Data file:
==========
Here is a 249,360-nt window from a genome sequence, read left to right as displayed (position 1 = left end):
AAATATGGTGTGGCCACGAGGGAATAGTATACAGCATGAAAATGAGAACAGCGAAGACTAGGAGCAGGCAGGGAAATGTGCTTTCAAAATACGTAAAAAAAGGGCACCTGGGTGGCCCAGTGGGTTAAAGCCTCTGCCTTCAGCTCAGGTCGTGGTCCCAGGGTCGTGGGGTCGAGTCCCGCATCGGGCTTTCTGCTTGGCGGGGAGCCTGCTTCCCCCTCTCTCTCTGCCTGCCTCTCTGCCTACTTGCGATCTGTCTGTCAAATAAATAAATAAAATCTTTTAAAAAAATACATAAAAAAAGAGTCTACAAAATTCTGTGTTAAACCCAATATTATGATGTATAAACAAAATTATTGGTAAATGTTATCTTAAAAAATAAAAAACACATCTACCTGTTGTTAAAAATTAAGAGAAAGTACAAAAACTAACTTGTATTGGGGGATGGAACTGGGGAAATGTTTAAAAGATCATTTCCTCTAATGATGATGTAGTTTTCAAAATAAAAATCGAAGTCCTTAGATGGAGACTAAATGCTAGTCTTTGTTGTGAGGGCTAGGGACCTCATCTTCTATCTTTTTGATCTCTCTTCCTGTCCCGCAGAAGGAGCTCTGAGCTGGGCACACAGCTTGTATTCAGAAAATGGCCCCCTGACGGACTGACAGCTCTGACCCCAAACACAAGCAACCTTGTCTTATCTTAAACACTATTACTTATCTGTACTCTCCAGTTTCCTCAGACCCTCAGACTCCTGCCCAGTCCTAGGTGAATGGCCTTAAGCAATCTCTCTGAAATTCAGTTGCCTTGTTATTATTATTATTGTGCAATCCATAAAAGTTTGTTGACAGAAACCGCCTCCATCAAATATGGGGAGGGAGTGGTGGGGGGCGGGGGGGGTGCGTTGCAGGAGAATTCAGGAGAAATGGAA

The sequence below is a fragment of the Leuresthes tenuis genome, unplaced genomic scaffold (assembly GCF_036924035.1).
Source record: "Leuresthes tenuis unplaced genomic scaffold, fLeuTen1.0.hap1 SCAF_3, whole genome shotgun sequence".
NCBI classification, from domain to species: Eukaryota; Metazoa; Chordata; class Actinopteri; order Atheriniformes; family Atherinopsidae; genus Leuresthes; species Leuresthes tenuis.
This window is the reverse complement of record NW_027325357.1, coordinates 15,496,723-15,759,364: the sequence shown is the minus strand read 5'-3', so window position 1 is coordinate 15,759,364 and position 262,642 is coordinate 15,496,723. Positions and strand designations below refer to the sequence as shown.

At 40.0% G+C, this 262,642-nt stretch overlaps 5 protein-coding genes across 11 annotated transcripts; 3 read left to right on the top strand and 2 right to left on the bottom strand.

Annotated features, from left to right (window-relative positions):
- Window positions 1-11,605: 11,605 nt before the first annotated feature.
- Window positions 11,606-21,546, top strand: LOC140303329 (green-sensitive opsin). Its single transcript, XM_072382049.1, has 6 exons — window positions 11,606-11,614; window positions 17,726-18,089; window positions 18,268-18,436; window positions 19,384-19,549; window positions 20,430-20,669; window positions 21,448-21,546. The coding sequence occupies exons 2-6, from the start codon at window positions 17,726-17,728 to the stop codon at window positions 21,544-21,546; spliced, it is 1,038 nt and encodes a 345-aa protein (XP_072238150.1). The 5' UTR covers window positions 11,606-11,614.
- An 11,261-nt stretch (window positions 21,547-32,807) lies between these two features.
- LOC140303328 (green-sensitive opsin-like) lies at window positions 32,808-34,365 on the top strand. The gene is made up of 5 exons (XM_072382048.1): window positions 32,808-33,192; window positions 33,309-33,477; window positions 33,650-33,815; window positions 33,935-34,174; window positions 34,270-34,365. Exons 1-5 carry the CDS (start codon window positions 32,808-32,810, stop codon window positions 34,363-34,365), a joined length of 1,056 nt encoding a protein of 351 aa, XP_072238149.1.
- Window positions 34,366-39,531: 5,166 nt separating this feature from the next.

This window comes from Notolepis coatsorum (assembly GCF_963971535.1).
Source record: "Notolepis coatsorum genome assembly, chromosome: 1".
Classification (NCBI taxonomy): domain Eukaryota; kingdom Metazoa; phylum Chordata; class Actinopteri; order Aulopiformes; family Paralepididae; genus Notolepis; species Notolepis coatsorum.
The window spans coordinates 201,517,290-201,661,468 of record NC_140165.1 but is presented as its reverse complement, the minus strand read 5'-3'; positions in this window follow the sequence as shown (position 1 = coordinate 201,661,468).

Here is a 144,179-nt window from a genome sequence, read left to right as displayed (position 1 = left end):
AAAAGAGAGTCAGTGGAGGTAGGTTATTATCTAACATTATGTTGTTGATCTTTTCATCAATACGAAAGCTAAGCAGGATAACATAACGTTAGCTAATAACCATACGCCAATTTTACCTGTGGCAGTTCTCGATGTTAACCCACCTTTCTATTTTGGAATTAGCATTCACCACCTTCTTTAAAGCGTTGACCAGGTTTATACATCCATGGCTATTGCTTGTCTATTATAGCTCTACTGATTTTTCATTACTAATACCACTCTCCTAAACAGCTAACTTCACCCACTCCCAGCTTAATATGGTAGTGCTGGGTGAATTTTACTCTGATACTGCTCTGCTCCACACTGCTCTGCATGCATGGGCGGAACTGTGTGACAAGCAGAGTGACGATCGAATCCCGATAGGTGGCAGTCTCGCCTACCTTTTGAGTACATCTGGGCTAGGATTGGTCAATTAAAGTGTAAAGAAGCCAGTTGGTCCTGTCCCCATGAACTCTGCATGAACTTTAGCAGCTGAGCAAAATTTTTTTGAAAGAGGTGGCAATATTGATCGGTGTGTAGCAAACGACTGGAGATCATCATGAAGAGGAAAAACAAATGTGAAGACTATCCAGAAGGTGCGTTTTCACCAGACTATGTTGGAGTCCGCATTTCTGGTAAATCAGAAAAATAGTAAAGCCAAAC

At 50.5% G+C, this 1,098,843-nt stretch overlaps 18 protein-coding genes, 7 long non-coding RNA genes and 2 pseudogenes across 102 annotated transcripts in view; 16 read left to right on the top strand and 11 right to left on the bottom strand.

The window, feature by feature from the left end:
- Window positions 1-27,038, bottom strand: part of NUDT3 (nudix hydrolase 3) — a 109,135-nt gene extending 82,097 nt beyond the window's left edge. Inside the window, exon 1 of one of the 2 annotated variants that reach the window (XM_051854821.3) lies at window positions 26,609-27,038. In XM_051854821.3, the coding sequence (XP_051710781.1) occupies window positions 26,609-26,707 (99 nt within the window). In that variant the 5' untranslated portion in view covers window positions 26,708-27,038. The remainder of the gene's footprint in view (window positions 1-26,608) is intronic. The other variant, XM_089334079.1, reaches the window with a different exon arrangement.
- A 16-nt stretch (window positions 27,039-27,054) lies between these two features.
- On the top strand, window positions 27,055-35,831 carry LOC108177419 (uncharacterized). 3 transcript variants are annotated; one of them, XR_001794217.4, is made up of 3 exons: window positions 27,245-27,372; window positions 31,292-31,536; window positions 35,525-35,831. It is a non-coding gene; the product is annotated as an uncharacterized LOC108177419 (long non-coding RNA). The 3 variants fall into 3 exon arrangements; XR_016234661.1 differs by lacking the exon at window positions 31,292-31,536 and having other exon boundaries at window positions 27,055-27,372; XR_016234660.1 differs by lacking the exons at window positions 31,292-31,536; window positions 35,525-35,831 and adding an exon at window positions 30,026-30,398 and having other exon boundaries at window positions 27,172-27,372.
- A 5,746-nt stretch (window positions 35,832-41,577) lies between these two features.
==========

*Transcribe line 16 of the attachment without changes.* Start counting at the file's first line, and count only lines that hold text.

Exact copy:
Classification (NCBI taxonomy): domain Eukaryota; kingdom Metazoa; phylum Chordata; class Actinopteri; order Aulopiformes; family Paralepididae; genus Notolepis; species Notolepis coatsorum.